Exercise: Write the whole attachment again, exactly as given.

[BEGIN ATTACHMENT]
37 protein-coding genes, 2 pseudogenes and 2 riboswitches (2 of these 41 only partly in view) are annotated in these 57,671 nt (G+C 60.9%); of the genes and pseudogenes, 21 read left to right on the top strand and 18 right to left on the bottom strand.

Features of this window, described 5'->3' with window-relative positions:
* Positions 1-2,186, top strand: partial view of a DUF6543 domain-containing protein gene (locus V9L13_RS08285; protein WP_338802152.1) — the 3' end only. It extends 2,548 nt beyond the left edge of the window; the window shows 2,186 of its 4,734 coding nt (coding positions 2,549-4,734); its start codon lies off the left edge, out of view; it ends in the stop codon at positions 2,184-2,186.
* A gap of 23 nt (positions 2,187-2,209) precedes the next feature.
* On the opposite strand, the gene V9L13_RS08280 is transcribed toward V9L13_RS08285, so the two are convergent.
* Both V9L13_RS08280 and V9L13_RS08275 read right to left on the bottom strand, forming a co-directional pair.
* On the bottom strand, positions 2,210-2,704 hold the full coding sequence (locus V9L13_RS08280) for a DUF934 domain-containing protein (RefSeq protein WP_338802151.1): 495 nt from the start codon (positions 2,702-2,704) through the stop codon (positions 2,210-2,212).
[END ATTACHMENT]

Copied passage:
37 protein-coding genes, 2 pseudogenes and 2 riboswitches (2 of these 41 only partly in view) are annotated in these 57,671 nt (G+C 60.9%); of the genes and pseudogenes, 21 read left to right on the top strand and 18 right to left on the bottom strand.

Features of this window, described 5'->3' with window-relative positions:
* Positions 1-2,186, top strand: partial view of a DUF6543 domain-containing protein gene (locus V9L13_RS08285; protein WP_338802152.1) — the 3' end only. It extends 2,548 nt beyond the left edge of the window; the window shows 2,186 of its 4,734 coding nt (coding positions 2,549-4,734); its start codon lies off the left edge, out of view; it ends in the stop codon at positions 2,184-2,186.
* A gap of 23 nt (positions 2,187-2,209) precedes the next feature.
* On the opposite strand, the gene V9L13_RS08280 is transcribed toward V9L13_RS08285, so the two are convergent.
* Both V9L13_RS08280 and V9L13_RS08275 read right to left on the bottom strand, forming a co-directional pair.
* On the bottom strand, positions 2,210-2,704 hold the full coding sequence (locus V9L13_RS08280) for a DUF934 domain-containing protein (RefSeq protein WP_338802151.1): 495 nt from the start codon (positions 2,702-2,704) through the stop codon (positions 2,210-2,212).